Microsoft joins ranks of tablet failures

Caroline Gabriel/Wireless Watch
06 Aug 2013

Microsoft has already taken a $900 million charge against inventory and pricing adjustments for its Surface tablet, and has now revealed that its revenue so far from the struggling product has been less than that – at $853 million.

Tablets, while appearing to offer the growth potential of a fairly virgin market, have actually proved a minefield for firms that don't get the design and user experience just right. RIM, which recently admitted it would not run BlackBerry 10 on its PlayBook, effectively orphaning the device, bears witness to this, as do Hewlett-Packard (several times over) and Dell.

Even Samsung took a while to get it right, and to come up with something really distinctive in the Note, while Nokia hasn't played at all. Even some tablet makers with fairly popular products, like Barnes & Noble, have foundered on the rocks of a poor business model.

For such a new sector, consolidation has come very quickly, partly because the devices are strictly luxuries, not must-haves like phones, so consumers will wait for the right experience to come along. For many, of course, this has been the iPad, while the Galaxies Tab and Note, the Google Nexus family and the Amazon Kindle Fire are the other success stories, along with a host of low cost, white label products.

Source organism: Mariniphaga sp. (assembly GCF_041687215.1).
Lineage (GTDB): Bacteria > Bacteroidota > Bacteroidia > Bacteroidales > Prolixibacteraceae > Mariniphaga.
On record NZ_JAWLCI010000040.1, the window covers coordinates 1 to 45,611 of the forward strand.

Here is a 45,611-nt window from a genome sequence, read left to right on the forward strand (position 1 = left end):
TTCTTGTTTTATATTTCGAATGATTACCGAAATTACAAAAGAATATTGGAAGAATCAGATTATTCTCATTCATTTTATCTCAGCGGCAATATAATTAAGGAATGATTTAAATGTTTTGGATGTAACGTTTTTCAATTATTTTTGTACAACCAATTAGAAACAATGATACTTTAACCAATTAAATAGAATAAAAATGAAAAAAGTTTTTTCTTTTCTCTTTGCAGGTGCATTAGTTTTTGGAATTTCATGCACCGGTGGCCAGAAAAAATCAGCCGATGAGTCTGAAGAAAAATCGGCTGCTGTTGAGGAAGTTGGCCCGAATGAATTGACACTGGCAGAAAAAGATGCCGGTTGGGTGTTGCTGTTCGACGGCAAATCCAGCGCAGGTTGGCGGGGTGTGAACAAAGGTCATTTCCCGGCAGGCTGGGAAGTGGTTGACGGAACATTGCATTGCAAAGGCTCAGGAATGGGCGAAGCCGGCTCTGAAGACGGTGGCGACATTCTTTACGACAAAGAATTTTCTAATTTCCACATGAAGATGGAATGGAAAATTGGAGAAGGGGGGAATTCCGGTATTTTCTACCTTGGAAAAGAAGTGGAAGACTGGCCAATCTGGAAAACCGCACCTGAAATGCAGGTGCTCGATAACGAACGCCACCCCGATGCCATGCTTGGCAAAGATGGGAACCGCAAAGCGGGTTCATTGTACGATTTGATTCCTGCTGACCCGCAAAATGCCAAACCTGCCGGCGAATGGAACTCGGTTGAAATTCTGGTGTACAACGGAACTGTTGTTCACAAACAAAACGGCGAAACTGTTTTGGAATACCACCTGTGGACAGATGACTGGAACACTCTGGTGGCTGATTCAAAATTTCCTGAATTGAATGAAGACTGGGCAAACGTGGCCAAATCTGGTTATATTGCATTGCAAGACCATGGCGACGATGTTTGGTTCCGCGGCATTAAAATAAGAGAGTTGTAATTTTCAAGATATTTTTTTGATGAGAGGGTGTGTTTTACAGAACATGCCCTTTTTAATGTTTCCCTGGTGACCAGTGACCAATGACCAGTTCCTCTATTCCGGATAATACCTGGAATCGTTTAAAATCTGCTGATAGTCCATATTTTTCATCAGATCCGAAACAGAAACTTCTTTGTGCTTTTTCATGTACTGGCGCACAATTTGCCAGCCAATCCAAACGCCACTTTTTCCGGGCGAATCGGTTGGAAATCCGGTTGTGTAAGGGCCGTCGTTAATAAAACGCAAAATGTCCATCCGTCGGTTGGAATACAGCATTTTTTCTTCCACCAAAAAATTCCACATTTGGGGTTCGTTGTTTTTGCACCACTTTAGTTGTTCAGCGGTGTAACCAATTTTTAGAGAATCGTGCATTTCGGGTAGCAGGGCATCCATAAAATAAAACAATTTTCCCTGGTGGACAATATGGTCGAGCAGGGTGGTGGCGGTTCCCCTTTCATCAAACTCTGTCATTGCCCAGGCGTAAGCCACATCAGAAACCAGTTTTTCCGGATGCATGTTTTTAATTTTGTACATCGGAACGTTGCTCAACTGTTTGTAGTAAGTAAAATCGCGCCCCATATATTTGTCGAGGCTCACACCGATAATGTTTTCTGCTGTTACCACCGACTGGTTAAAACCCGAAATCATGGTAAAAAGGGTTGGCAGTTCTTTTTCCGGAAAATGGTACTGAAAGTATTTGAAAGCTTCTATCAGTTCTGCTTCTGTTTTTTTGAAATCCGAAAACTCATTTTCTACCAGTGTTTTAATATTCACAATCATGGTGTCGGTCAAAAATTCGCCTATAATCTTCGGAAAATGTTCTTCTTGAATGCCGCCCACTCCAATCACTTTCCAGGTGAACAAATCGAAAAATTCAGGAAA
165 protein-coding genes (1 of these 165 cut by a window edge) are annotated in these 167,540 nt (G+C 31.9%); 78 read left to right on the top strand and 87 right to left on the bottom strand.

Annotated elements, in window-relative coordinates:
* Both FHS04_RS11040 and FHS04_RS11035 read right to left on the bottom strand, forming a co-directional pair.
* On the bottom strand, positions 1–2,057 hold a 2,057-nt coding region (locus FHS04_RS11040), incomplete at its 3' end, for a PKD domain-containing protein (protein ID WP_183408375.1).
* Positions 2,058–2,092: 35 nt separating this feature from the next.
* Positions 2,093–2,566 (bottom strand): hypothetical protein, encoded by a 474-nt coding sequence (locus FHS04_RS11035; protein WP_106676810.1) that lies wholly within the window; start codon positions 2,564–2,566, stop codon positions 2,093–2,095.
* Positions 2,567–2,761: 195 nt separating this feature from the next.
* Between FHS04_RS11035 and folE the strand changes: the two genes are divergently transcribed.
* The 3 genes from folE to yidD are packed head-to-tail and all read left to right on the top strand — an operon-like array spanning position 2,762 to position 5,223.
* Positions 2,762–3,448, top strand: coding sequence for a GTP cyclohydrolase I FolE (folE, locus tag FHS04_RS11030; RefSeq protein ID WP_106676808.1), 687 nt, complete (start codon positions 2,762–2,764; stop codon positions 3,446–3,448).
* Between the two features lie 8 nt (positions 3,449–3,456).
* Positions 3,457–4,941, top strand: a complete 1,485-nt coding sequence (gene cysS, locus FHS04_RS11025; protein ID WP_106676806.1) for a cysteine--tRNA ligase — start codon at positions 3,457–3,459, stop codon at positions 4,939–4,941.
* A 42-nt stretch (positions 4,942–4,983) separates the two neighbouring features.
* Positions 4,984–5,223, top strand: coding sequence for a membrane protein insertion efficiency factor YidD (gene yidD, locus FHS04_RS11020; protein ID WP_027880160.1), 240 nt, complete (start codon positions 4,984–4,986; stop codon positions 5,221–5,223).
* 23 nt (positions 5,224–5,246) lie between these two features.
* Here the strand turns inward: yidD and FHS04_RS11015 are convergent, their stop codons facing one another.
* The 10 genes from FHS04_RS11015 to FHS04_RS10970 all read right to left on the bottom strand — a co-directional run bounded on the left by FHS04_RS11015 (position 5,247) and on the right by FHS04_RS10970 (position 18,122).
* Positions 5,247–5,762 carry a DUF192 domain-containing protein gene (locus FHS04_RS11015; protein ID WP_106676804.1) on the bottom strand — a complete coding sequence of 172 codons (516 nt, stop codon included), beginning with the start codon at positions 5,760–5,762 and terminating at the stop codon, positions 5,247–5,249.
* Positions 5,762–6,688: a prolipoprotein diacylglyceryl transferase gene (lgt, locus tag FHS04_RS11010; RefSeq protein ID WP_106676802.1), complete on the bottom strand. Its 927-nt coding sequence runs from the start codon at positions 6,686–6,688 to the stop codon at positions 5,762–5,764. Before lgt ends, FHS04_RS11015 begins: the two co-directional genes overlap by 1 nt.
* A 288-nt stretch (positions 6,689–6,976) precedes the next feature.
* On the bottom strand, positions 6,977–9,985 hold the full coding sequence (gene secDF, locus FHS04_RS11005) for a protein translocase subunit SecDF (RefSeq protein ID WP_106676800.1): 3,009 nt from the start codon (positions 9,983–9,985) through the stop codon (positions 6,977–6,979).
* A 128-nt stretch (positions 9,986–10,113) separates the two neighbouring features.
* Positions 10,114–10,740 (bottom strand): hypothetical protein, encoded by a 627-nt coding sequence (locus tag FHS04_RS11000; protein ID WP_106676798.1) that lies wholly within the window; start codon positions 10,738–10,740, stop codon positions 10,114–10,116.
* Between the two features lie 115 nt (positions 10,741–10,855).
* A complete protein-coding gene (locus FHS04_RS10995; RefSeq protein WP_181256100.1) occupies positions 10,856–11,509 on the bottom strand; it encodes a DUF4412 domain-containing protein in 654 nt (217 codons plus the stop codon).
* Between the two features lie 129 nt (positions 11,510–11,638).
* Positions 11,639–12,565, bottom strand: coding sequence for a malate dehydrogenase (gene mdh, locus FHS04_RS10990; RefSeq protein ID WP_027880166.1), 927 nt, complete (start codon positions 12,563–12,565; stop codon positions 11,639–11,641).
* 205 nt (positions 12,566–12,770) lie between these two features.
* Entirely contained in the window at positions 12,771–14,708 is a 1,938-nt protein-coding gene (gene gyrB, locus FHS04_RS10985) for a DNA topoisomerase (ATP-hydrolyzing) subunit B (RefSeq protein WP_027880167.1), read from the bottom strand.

It seems that Microsoft is falling on RIM's, rather than Apple's, side of the fence, especially with the ARM-based Windows RT offering that was meant to kickstart a new life for Windows outside of x86. But consumers remain unconvinced, and PC partners like Acer have been angry at the new competition from the OS vendor. Acer has been very negative about Windows RT and this week said it would not produce another tablet for the OS, focusing its efforts on the Intel-powered Windows 8 Pro.

Such decisions, mirrored by others like Samsung and HP, will please Intel, of course, keeping the old Wintel double act alive, but also Google, which sees little threat to Android on the ARM platform.

Although Microsoft has not disclosed sales unit figures for Surface, the revenue level suggests it has sold about 1.7 million units, which is in line with various analyst calculations. The $853 million of revenue equates to less than 5% of the total takings of the Windows division last year, despite the huge marketing budget put behind making the Surface RT a breakthrough launch.

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